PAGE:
Objects for which only an immutable form exists in **GAP** are called *constants*. Examples of constants are integers, permutations, and domains. Called with a constant as argument, `Immutable`

(12.6-3) and `ShallowCopy`

(12.7-1) return this argument.

`‣ IsMutable` ( obj ) | ( category ) |

tests whether `obj` is mutable.

If an object is mutable then it is also copyable (see `IsCopyable`

(12.6-1)), and a `ShallowCopy`

(12.7-1) method should be supplied for it. Note that `IsMutable`

must not be implied by another filter, since otherwise `Immutable`

(12.6-3) would be able to create paradoxical objects in the sense that `IsMutable`

for such an object is `false`

but the filter that implies `IsMutable`

is `true`

.

In many situations, however, one wants to ensure that objects are *immutable*. For example, take the identity of a matrix group. Since this matrix may be referred to as the identity of the group in several places, it would be fatal to modify its entries, or add or unbind rows. We can obtain an immutable copy of an object with `Immutable`

(12.6-3).

`‣ Immutable` ( obj ) | ( function ) |

returns an immutable structural copy (see `StructuralCopy`

(12.7-2)) of `obj` in which the subobjects are immutable *copies* of the subobjects of `obj`. If `obj` is immutable then `Immutable`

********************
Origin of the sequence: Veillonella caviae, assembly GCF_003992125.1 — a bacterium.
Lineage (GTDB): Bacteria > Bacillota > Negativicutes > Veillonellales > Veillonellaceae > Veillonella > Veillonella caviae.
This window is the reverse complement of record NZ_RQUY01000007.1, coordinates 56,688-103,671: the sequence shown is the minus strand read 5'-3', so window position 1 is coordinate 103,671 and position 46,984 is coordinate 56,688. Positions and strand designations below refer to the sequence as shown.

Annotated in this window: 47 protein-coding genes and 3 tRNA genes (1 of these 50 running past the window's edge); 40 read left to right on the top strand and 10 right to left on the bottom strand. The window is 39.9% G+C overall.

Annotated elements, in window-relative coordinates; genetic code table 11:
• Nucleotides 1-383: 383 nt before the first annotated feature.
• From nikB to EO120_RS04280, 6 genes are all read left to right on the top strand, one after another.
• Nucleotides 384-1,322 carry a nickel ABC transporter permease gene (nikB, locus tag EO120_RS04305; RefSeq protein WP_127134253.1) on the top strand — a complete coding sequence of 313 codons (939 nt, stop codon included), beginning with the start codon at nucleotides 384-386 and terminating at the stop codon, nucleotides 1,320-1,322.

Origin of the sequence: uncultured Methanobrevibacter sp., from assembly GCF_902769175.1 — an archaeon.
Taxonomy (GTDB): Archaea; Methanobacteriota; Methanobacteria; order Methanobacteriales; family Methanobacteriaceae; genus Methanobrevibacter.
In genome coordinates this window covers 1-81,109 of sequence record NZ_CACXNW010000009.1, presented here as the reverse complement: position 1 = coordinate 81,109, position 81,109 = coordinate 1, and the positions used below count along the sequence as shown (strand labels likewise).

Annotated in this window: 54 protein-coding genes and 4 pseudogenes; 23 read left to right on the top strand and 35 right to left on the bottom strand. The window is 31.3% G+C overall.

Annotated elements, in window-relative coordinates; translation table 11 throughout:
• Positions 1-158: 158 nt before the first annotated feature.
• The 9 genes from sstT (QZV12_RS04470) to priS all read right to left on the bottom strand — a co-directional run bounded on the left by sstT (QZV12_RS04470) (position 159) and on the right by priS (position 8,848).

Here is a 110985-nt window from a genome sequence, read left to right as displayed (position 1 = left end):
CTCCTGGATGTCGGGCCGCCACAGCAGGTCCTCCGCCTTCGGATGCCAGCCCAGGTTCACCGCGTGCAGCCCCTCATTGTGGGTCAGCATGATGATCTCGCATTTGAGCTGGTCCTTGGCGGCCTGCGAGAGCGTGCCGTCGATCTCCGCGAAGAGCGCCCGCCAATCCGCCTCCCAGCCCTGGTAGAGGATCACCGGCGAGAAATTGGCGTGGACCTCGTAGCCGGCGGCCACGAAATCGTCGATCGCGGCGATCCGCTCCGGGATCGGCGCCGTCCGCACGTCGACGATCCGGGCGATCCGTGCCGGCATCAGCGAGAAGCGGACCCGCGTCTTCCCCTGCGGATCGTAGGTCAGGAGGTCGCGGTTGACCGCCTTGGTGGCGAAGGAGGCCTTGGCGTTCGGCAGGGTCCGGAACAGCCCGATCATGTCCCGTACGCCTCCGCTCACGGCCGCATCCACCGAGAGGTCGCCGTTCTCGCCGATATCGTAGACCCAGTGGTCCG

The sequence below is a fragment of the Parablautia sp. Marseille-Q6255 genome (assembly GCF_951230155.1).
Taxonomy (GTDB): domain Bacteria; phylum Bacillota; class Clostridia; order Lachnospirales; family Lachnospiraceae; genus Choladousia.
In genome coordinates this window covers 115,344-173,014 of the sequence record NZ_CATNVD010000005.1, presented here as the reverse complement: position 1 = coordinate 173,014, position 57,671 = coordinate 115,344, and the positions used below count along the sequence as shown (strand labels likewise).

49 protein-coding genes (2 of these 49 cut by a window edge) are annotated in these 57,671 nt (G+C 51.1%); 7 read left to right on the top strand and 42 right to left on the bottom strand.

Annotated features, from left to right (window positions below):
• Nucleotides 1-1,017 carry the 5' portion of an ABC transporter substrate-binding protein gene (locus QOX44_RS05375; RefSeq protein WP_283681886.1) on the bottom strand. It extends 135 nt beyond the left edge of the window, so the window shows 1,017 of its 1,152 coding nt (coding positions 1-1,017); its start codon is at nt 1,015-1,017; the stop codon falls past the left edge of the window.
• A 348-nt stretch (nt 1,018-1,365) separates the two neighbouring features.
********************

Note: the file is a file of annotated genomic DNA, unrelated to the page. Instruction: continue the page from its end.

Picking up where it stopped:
returns `obj` itself.

**GAP** will complain with an error if one tries to change an immutable object.

`‣ MakeImmutable` ( obj ) | ( function ) |

One can turn the (mutable or immutable) object `obj` into an immutable one with `MakeImmutable`

; note that this also makes all subobjects of `obj` immutable, so one should call `MakeImmutable`

only if `obj` and its mutable subobjects are newly created. If one is not sure about this, `Immutable`

(12.6-3) should be used.

Note that it is *not* possible to turn an immutable object into a mutable one; only mutable copies can be made (see 12.7).

Using `Immutable`

(12.6-3), it is possible to store an immutable identity matrix or an immutable list of generators, and to pass around references to this immutable object safely. Only when a mutable copy is really needed does the actual object have to be duplicated. Compared to the situation without immutable objects, much unnecessary copying is avoided this way. Another advantage of immutability is that lists of immutable objects may remember whether they are sorted (see 21.19), which is not possible for lists of mutable objects.

Since the operation `Immutable`

(12.6-3) must work for any object in **GAP**, it follows that an immutable form of every object must be possible, even if it is not sensible, and user-defined objects must allow for the possibility of becoming immutable without notice.